In 2009, President Obama declared June National Oceans Month, recognizing that “From the abyssal plains of the Pacific to the shallow coral reefs and seagrass beds of the Florida Keys, oceans support an incredible diversity of marine life and ecosystems.” He also created the Interagency Ocean Policy Task Force to write recommendations for promoting conservation of our oceans, coasts, and Great Lakes.
I assume that the–ahem–little oil spill put a fire under that Task Force, so on July 19, 2010, they released their final recommendations. The recommendations are beautiful and Utopian, and the hopeful part of me pushes aside cynical thoughts of budget constraints and antagonists. The final recommendations set forth the first ever National Policy for Stewardship of the Ocean, Coasts, and Great Lakes. And although it hasn’t yet passed into law, it’s trilling to read: “It is the POLICY of the United States to: Improve the resiliency of….Support sustainable, safe, secure, and productive access to and uses of….Respect and preserve our Nation’s maritime heritage, including our social, cultural, recreational, and historical values….Improve our understanding and awareness of changing environmental conditions, trends, and their causes….Foster a public understanding of the value of the ocean, our coasts, and the Great Lakes to build a foundation for improved stewardship.”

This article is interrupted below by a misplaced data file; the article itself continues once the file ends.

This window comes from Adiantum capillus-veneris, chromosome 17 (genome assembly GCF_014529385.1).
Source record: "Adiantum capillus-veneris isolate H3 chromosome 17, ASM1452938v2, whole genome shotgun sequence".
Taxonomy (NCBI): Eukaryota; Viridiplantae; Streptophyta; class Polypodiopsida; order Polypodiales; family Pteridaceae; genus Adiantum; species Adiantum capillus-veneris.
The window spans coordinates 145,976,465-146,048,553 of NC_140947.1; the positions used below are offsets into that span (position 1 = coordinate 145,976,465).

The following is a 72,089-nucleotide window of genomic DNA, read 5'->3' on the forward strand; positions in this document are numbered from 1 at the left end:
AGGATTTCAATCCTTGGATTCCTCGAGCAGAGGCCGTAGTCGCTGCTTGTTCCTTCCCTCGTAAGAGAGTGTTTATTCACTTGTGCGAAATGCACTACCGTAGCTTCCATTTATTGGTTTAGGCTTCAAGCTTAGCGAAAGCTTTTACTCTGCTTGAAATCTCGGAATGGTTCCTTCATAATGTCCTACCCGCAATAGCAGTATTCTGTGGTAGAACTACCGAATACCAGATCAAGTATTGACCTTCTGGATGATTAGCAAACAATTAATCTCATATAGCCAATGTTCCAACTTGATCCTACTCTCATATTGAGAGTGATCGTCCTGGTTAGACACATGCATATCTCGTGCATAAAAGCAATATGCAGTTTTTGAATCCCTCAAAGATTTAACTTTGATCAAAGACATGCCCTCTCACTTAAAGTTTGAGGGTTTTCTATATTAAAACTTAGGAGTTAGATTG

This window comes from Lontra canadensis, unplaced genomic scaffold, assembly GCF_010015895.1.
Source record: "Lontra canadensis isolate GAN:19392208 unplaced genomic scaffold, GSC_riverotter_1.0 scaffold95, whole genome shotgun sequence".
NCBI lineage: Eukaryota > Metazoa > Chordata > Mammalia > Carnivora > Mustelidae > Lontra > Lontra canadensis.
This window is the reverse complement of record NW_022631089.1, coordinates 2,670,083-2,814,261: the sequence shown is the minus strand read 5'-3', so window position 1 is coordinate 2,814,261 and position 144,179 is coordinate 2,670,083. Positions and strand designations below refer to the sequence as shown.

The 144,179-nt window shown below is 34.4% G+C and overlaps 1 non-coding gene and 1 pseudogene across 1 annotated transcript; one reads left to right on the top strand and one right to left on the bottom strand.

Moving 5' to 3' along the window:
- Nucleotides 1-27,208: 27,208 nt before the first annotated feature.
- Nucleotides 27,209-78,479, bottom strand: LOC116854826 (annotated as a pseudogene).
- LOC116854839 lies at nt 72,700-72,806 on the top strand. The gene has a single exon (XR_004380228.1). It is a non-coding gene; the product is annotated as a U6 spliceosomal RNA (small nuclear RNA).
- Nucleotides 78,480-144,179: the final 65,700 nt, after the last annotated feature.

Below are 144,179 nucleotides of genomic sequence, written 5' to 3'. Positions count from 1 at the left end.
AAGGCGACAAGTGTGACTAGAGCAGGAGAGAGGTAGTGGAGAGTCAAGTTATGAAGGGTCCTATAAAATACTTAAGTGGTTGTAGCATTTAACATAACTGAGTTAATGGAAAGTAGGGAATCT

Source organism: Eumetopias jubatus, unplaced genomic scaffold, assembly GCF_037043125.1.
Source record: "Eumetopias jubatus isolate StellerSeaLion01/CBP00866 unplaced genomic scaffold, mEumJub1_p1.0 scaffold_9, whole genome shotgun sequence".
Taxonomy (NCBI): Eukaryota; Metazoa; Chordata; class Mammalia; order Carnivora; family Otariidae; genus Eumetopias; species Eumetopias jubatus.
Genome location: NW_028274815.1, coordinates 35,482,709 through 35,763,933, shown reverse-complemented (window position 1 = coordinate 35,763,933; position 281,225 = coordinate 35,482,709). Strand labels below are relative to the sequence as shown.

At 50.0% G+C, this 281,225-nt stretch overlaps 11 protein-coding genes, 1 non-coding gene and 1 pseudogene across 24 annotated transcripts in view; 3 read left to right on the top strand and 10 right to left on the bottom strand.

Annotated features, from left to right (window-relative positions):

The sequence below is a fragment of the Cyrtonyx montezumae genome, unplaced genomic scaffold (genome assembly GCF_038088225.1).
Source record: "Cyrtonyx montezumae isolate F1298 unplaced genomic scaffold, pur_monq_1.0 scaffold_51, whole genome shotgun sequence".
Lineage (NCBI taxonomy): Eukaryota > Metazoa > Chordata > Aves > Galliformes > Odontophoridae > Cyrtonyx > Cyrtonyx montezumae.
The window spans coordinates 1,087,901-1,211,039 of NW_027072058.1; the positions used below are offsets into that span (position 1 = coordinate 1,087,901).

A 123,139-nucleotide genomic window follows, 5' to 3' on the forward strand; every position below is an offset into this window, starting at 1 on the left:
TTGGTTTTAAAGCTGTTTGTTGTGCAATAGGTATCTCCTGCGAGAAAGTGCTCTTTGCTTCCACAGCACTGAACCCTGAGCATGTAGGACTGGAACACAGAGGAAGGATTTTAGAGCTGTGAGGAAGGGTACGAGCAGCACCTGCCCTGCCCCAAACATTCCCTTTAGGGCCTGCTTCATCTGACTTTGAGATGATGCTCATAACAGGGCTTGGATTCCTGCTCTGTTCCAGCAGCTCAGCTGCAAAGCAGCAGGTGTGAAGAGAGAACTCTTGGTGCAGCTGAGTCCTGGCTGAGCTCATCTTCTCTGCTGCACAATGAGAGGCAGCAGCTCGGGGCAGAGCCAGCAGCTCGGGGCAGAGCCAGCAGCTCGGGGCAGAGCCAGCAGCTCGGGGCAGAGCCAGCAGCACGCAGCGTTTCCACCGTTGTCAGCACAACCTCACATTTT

Furthermore, the task force unanimously supports the United States accession to the Law of the Sea Convention (which I was shocked to learn we hadn’t adopted yet). The Law of the Sea Convention “sets forth the rights and responsibilities of nations to prevent, reduce, and control pollution of the marine environment and to protect and preserve resources off their shores.” Hm. Now that might have been a good thing to have in place before millions of barrels of oil were floating around our coasts.
Although our National Ocean Policy may be horrifically late in coming, it’s better late than never. If they can accomplish what’s set forth in these recommendations, the world could be a better, bluer place.